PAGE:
Is This The ONLY Way To Get Rid Of Anxiety?

girl-with-anxiety

This is how I feel on a regular basis.Source: Shutterstock

Y’all know I have pretty bad anxiety. It’s something I’ve struggled with for a long time, but in the past few years, my anxiety has continued to take over my life. I was really having trouble last fall but wasn’t doing much about it.

I kept making excuses not to see a therapist or to get help. Then I went through a terrible breakup that sent me over the edge. I’m going to be honest with you guys: I was in a really bad place. I didn’t want to get out of bed. I was having panic attacks on the subway. I was afraid to leave my apartment. I needed help.

I’ve had success with therapy before, but I hadn’t found a therapist here. My mom found someone for me, and I started doing cognitive behavioral therapy (CBT) with her in February. CBT is a method that focuses on being extremely aware of your thoughts, feelings and behaviors. They’re all connected so by doing CBT, you can change the way your thoughts, feelings and behaviors impact each other.

For example, if you feel sad, you might have a bad thought and that might cause you to stay in bed and be sad. By staying in bed and being sad, you’re reinforcing that behavior, which will keep you feeling sad and thinking bad thoughts. CBT helps you navigate out of that so if I feel sad, I recognize that I feel sad, think about why I feel that way and then do a behavior that will make me feel better instead of worse.

It sounds easy enough, but it takes a lot of work and patience. Nothing changes overnight, and for someone with anxiety, it’s very difficult to break out of certain ways of thinking and behaving. I’m someone who can’t turn my brain off so I get caught in things called “thinking traps.” Everyone does this, but people with anxiety can get stuck in a trap and spiral. Thinking traps can lead to panic attacks and can actually stop you from being productive in daily life.

I fall into a few thinking traps every single day. I ask myself ridiculous “What ifs,” convince myself that people are thinking bad things about me and worry constantly about things that I have no control over. I’ve been doing this for my entire life without realizing it, and I’m now working to reverse it. It’s really hard.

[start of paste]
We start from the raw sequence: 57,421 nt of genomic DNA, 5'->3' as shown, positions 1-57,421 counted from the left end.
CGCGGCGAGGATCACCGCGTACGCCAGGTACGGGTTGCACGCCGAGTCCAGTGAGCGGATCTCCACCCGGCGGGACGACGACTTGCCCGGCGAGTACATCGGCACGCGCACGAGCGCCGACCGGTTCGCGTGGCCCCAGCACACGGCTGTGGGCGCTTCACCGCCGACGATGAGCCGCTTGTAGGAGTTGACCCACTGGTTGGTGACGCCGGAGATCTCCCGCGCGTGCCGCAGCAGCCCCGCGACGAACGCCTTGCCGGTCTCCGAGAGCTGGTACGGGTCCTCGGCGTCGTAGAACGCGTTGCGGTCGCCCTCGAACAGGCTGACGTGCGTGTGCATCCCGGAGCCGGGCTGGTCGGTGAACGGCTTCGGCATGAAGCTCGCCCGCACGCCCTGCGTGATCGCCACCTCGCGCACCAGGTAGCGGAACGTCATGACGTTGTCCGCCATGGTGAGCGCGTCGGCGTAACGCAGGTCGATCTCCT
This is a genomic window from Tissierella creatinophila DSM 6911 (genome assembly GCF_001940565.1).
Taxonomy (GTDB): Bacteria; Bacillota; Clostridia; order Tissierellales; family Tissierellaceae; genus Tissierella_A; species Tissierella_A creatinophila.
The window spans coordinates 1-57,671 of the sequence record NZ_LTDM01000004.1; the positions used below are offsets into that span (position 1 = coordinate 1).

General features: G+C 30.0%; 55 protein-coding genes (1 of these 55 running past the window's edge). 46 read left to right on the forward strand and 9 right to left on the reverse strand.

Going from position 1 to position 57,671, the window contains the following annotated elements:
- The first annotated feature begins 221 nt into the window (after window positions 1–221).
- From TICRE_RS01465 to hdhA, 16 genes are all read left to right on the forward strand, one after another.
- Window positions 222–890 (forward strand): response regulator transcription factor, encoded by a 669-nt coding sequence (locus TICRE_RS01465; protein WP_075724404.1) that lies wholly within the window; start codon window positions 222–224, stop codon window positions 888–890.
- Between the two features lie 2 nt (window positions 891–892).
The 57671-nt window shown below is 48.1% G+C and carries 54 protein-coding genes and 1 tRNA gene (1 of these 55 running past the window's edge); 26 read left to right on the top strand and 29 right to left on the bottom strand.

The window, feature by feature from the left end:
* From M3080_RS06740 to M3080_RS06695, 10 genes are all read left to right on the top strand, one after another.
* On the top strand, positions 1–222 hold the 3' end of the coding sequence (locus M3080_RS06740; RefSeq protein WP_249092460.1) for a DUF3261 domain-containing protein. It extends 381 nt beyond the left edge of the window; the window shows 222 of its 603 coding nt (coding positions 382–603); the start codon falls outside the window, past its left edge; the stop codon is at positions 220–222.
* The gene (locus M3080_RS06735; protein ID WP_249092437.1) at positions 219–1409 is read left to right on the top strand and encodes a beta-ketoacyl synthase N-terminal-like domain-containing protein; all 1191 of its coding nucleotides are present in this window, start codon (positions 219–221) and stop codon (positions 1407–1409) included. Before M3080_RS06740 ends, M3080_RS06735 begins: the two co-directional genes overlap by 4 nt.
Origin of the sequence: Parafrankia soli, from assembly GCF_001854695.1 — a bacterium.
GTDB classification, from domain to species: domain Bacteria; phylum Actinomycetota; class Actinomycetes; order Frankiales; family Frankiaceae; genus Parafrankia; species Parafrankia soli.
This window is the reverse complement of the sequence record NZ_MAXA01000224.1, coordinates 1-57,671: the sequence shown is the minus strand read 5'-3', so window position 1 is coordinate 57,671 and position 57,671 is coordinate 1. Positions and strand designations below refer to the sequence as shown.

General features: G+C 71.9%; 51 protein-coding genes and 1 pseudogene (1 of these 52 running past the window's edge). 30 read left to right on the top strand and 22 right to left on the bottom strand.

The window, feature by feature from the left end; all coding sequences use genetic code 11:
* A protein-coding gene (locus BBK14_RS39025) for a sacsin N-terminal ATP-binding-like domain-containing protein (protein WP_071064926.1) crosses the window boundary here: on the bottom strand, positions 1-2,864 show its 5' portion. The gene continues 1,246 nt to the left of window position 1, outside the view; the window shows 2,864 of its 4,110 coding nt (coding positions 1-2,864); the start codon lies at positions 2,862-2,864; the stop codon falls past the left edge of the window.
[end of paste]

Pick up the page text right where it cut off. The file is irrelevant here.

girl-holding-medications

There are basically a million different medications and combinations to battle anxiety, so it takes a lot of time to find one that is right for you.Source: Shutterstock

Recently, my therapist and I discussed going on medication. Even though I’m doing everything I need to and utilizing all of my tools, I can’t turn off my brain and get out of my head. I’m open to the idea because I know medicine can truly help people, but I’m terrified because a lot of my anxiety is related to medical issues. Logically, I know that most medications are safe for me. But in my head, I think every medication will kill me because I almost died from taking something before.

Medications for mental health issues are also pretty scary because it can take a while to find the right mix of medications that work for you. I’ve seen what can happen to people when they’re on the wrong medication, and I’m afraid of what could happen to me if I am on the wrong one. These medications literally alter the way your brain works.

I’m not sure I can handle the anxiety that I would have when actually taking a pill. I get migraines, and I don’t even like to take my migraine medication.

As a huge advocate for mental health awareness, it’s really difficult for me to sit here and tell people that it’s important to get help when I’m having trouble with it myself. I am doing well in therapy, but I’m still struggling on a daily basis to get a handle on my anxiety. Medication is NOT the only way to solve mental health issues, but I think for me, it might be the only option that will work right now.

And that’s okay.

 
Do you have anxiety? Are you thinking about going on medication? Tell us in the comments!
 

Do NOT say these things to people with anxiety

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  • girlonline317

    I have pretty severe seasonal anxiety. In the winter, most days I’d rather go to the girls bathroom and cry than go to spanish class. The weird thing is that I’ve had the same spanish class with those same 30 kids since I was six, but still they make me really self conscious and anxious. I would ask my parents for therapy or medication but they don’t believe me. I’ve approached them with questions about my anxiety before, but they said I’m just shy and I’ll get over it. 🙁

  • Kelsey

    I’ve struggled with depression / anxiety ect . Actually in about 2 weeks i’m going to see a phycistrist ( how ever you speel that .!) I’m in counselling , i’ve actually switched to a better , specialized counsler . I’m starting to get better . Reaching out for help and starting to love and take care of my self .? best decision i’ve ever made .

  • G